As soon as I got home, I went to my doctor's office. Standing at the front desk (telling the story of my adventure, of course) I mentioned that I had received prescriptions for medication but wasn't 100% sure what they were. The nurse practically leapt over the counter to get at the sheet of paper listing the medications I'd received. She spoke enough French to interpret it and asked me the questions that the nurses in France didn't—about allergies, medical conditions that might cause an adverse effect, and the severity of my pain. (Not sufficient, by that time, to warrant the strong painkillers I was taking, she said.)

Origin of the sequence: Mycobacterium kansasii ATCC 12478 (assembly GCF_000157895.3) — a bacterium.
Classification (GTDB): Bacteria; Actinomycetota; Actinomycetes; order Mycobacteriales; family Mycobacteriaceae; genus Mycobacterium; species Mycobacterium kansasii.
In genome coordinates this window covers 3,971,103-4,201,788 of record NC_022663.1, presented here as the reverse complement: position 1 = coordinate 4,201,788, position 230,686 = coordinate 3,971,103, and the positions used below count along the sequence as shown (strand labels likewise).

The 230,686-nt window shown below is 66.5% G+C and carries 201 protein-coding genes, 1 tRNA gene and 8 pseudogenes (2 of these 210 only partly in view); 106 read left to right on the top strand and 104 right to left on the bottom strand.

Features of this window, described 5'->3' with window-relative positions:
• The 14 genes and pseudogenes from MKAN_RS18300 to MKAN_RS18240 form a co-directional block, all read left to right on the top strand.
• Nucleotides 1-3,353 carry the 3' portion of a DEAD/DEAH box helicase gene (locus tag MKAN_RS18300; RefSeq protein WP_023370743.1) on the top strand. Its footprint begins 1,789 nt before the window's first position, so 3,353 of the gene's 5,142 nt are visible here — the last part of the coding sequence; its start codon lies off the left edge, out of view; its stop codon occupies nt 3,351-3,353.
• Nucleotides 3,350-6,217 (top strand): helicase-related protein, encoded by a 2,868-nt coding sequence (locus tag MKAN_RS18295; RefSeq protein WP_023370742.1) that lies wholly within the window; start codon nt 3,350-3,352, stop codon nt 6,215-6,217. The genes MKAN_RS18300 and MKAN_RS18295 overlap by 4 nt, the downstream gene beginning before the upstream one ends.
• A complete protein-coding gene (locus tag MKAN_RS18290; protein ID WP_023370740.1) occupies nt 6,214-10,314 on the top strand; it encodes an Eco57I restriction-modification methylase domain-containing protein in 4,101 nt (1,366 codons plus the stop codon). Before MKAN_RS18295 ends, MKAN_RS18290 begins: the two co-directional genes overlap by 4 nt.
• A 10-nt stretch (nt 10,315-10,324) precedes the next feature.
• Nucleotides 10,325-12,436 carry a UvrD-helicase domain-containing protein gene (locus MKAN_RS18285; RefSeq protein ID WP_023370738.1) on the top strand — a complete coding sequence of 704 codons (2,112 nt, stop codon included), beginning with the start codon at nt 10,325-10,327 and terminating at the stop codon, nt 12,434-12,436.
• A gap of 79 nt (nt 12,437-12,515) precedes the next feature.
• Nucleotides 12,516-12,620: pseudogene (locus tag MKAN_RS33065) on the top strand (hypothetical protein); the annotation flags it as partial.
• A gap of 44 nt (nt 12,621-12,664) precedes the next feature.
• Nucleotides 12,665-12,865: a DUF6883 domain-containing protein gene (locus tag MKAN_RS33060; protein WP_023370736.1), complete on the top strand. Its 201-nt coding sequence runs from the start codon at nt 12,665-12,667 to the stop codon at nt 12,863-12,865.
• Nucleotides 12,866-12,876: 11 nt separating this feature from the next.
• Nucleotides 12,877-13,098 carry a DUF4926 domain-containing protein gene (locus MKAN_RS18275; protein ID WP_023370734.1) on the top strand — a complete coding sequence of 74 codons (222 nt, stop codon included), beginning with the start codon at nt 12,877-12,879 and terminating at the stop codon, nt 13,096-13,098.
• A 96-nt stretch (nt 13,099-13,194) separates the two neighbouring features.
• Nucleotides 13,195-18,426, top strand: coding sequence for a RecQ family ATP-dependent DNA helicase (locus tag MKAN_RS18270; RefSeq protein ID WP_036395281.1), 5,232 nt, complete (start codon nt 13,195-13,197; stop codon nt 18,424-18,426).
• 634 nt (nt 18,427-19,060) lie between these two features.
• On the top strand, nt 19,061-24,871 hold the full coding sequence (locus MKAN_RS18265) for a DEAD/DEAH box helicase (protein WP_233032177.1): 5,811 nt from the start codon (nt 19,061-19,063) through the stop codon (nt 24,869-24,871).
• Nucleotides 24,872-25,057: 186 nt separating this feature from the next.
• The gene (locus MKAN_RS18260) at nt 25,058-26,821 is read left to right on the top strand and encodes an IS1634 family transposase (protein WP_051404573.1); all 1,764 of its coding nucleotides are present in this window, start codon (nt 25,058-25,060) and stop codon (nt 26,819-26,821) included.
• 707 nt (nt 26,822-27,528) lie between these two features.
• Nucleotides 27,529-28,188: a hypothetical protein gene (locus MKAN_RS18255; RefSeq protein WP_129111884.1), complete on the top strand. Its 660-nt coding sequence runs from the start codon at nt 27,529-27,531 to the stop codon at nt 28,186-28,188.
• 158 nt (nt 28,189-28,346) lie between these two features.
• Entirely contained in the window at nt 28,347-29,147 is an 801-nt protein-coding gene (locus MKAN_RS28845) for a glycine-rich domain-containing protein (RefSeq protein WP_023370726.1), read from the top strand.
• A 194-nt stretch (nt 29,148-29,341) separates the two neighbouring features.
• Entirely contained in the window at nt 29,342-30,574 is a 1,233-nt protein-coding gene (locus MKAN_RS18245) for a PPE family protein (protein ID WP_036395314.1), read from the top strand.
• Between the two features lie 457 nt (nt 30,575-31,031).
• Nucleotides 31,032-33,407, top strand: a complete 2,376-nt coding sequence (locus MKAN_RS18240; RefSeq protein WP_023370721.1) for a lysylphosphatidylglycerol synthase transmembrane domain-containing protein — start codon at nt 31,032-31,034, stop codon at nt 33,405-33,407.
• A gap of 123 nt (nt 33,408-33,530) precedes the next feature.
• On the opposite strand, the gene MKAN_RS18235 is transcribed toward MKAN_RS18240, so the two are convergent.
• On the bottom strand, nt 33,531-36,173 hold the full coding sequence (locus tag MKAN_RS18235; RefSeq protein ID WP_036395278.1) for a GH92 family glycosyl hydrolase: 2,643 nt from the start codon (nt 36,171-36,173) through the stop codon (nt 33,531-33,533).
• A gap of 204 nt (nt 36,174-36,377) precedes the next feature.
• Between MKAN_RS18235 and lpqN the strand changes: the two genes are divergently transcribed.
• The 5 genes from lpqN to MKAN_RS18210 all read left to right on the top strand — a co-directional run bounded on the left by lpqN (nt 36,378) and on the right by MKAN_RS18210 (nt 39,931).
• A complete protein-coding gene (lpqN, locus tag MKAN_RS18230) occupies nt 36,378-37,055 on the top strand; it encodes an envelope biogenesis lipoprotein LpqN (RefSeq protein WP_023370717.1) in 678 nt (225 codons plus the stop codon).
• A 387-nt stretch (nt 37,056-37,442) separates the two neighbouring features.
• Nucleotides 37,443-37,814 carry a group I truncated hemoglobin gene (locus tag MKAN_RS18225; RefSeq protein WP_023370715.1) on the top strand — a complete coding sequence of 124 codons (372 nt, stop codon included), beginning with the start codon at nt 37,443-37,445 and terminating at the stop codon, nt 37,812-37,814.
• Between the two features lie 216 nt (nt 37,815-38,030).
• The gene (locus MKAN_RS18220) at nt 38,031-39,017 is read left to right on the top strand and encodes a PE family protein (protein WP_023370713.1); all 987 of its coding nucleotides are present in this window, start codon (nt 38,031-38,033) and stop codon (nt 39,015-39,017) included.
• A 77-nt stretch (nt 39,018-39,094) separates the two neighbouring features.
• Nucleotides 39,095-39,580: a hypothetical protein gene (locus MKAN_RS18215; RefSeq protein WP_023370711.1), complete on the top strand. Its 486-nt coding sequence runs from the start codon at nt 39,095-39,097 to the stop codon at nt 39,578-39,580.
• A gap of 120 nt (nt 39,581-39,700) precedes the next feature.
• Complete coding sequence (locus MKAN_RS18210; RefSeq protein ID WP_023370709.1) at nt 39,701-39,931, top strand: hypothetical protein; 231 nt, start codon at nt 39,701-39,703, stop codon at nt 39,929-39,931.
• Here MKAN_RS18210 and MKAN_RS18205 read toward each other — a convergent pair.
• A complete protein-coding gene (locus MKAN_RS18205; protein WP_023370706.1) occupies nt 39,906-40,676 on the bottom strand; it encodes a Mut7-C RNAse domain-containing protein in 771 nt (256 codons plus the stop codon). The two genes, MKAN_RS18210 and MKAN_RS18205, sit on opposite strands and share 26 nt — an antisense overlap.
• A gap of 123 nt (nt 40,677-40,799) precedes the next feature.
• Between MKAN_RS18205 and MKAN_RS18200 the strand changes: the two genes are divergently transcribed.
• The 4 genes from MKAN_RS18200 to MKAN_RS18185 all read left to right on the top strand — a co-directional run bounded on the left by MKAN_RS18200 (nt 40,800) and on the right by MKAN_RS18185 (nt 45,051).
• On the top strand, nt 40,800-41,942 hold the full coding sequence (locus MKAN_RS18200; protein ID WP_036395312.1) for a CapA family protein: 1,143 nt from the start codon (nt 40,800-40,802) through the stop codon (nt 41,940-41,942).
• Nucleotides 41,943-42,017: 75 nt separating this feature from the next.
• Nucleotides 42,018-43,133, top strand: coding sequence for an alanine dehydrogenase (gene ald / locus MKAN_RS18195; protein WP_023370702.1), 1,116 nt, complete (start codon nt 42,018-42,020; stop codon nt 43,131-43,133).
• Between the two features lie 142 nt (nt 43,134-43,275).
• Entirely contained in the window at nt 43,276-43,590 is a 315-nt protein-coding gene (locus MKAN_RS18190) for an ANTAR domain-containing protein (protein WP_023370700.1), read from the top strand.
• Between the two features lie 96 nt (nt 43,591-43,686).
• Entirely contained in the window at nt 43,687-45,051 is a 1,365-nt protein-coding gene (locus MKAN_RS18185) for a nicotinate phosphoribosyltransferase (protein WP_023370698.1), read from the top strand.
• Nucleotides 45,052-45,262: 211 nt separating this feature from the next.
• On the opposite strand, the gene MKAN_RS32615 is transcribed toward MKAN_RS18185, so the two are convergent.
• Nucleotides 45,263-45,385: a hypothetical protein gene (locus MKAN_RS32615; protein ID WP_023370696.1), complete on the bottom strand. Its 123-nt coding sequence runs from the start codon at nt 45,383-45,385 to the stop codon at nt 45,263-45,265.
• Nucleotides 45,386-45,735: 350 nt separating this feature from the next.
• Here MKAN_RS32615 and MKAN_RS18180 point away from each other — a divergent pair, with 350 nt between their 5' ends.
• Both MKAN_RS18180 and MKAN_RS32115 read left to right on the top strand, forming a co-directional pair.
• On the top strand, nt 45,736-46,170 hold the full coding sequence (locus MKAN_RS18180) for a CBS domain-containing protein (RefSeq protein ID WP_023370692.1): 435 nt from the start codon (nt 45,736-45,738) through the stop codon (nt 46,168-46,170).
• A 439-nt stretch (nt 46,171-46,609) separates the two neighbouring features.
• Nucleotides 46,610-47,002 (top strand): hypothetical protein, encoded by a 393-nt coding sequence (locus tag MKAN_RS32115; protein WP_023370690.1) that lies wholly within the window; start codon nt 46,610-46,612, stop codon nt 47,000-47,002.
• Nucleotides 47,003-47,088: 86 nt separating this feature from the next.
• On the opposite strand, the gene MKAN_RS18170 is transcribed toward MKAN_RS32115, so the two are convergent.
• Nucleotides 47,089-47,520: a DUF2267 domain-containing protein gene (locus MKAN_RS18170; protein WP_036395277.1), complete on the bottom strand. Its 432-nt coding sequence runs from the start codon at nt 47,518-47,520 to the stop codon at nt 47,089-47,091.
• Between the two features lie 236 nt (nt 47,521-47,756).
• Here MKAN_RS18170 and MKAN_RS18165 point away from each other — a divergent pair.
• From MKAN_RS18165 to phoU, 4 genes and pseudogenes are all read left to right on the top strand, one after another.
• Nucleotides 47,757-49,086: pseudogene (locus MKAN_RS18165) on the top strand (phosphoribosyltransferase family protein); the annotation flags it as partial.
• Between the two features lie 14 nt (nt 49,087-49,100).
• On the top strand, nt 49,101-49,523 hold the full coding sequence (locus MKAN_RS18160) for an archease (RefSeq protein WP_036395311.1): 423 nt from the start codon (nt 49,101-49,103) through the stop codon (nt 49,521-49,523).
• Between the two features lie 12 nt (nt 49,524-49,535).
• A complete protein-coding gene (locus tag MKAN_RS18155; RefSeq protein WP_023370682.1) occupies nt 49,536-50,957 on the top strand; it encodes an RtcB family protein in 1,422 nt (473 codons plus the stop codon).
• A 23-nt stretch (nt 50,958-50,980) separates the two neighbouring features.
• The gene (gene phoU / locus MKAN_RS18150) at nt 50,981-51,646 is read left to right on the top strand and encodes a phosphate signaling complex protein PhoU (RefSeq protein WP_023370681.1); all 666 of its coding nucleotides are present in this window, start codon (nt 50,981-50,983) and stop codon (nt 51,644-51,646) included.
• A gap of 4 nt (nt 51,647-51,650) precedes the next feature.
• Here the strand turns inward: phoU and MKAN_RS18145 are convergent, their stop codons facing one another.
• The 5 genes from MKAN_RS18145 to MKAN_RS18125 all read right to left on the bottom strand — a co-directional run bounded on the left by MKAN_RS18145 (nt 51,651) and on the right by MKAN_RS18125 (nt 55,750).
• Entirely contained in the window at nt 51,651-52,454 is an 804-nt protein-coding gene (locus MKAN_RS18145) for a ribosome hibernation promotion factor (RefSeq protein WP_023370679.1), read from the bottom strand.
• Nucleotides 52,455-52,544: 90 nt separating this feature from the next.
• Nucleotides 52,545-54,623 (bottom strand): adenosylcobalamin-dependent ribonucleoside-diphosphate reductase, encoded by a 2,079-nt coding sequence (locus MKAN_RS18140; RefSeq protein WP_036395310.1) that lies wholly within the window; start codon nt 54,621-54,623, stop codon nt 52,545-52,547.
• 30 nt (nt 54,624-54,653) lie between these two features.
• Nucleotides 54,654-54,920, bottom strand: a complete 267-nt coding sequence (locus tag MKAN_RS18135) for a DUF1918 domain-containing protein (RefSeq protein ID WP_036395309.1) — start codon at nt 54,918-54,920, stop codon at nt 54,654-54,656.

A while back I wrote a column about the power of story-telling as it relates to educating the public about electronic medical records and data-sharing among healthcare organizations.
Perhaps my own story makes me sound like a demanding, spoiled American who expects Cadillac medical care. And maybe I am. But even though I write about healthcare technology for a living, having a personal experience of what healthcare is like without it helped me to better understand its importance.